Dennis Shand

Dante Gabriel Rossetti

General Description

Date: 1850
Rhyme: a4b3c4b3
Meter: iambic
Genre: ballad
As in many old ballads, this carries an internal rhyme in the first and the third lines.


◦ Gregory, Life and Works of DGR, II. 122-123

◦ Lewis, The Trial Book Fallacy, 135-137


Editorial glosses and textual notes are available in a pop-up window. Line numbering reflects the structure of the 1911.

Scholarly Commentary


Intending to publish the ballad in the 1870 Poems, DGR discussed the poem with William Bell Scott, his brother, and later with Swinburne. After having the ballad set in type in the Penkill Proofs, DGR wrote to Scott these interesting remarks: “The objection to ‘ail’ in ‘Dennis Shand’ I do not see. Certainly the signification of the word has nothing to do with being ‘able to complain.’ It simply means to ‘sicken’ or one might say ‘waste away.’ I am sure it might be found applied in much the same sense, if not in old poetry, in such poets as Coleridge, Scott, &c.—perhaps rather as regards waning light than waning shadow; but I confess it appears to me happily expressive of the gradual pining and weakening of shadows as the dawn comes on. Otherwise ‘fail’ might do instead, without resorting to what seems the most astounding suggestion of making my poor damsels ‘stale’! Really, Scotus, can you not see the universal grin that such a word would communicate to every studious mug that bent over my poetic page? Your suggestion of ‘Ann you once adored’ is so good and ingenious an one that I should be only too glad to adopt it if I did not happen to put a special value on the passage as it stands. I don't wish the lady to be over-refined at all, though indeed even high-minded dames used to claw their maids' faces in those days I fancy. Besides she afterwards uses this very illness of the unlucky Ann as a screen to new proceedings, which I think one of the best touches in the ballad which after all only aims at being amusing—and perhaps just a little improper. ‘Dennis Shand’ was written at much the same time as the ‘Blessed Damozel,’ ‘My Sister's Sleep’ &c. and I confess I look back to it as an encouraging landmark of my mental condition in those early days, which I should find otherwise to have been discouragingly angelic” (see his letter of 28 September 1869, Fredeman, Correspondence, 69. 165 ). DGR later began to see the poem very differently, and he eventually withdrew it apparently because, as he later told Hall Caine, “It deals trivially with a base amour (it was written very early), and is therefore really reprehensible to some extent” (see Caine, 122 ). He said much the same thing to Swinburne in February 1870, when he decided against printing the poem (see his letter of 21 February, Fredeman, Correspondence, 70. 31 ), even though the latter thought highly of the work (he called it “brilliantly clever and rigorous”: see Lang, Swinburne's Letters, V. 176 ). The poem was not published until WMR included it in his two-volume edition of 1904 (I. 80), and then collected thereafter. The supression was unfortunate for this is one of the strongest works of pastiche ballad produced by the Pre-Raphaelite circle—a genre they made particularly their own.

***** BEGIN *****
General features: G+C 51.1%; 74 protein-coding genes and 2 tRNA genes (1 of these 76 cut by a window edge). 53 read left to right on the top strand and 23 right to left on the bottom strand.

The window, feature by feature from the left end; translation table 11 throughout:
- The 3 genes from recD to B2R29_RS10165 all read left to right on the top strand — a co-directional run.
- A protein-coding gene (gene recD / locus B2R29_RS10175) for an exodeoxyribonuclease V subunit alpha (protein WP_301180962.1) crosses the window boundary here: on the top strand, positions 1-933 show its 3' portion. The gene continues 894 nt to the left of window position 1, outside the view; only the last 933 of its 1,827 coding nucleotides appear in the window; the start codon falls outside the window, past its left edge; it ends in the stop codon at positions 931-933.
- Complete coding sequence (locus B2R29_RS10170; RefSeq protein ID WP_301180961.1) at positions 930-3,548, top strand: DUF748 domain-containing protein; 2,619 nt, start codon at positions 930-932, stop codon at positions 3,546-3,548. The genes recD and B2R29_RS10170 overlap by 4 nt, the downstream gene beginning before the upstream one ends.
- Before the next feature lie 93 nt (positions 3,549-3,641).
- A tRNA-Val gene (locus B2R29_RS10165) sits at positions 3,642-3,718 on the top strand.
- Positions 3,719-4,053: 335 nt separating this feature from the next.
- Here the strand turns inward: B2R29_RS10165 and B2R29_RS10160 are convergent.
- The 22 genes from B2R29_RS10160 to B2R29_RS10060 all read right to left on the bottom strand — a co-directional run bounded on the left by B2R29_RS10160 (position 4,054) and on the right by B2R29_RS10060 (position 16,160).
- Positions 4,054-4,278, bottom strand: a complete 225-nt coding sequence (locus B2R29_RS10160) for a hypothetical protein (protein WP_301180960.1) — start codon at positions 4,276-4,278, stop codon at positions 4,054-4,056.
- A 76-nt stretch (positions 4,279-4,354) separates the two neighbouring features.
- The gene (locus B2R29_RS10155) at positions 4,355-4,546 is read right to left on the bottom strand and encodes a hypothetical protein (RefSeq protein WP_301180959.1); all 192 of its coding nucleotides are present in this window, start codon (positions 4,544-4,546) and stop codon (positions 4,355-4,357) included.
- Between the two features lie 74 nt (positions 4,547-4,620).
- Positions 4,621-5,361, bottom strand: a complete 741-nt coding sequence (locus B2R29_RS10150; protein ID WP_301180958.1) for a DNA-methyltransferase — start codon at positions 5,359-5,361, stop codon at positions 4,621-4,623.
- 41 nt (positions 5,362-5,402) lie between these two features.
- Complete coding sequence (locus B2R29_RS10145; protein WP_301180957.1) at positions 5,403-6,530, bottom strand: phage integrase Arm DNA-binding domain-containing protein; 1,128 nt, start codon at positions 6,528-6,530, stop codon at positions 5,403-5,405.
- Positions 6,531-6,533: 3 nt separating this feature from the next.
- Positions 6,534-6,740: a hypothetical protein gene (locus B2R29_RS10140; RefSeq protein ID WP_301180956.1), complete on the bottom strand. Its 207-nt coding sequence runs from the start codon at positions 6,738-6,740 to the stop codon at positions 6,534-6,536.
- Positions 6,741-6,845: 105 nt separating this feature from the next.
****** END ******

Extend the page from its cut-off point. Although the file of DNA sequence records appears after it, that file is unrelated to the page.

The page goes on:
The key to the poem's success is the way it manages to preserve its tension to the end. For in the concluding dialogue between Lady Joan and Earl Simon, one cannot be entirely sure if her deception controls the scene, or if he is aware of the adultery and has his own treachery in train, through the cup which he keeps insisting that she and Dennis Shand should be the first to drink from. The drama of that sequence is maintained brilliantly, first, because the ballad takes such a neutral stance toward the three characters; and second, because the narrative lacunae are so strategically placed. DGR's ballad implies all sorts of possible readings of the people and the events, and caps these tensions with its splendid indeterminate ending.

It is worth noting that the crucial passage releasing the ballad's final set of tensions, stanza 17, was a late manuscript addition (see the corrected copy of the poem in the Harry Ransom Research Center).

Textual History: Composition

According to WMR (see 1911), the poem was written in 1850. Early in December of that year DGR thought of trying to get the ballad published in Tait's Magazine, but he was unsuccessful if in fact he did make the effort (see Fredeman, The Journal of the PRB, 84 ).

The only manuscript that appears to survive is a corrected copy representing a text that antedates the one DGR first printed in 1869 in the Penkill Proofs.

Printing History

The ballad was included with the works set in type in the Penkill Proofs in August 1869, the first of the prepublication states that would eventuate in the publication of the 1870 Poems. DGR decided to remove the poem from the collection sometime between December 1869 and March 1870, for it does not appear in the proofs for the first edition (which were ready around 1 March). The poem was not brought into the published corpus until 1904 (see above), and WMR added an extensive note in his collected edition of 1911 explaining DGR's reluctance to publish the work (page 666n), as well as his own decision after the poet's death not to print it in his first 1886 collected edition.

Electronic Archive Edition: 1
Source File: 4-1850.raw.xml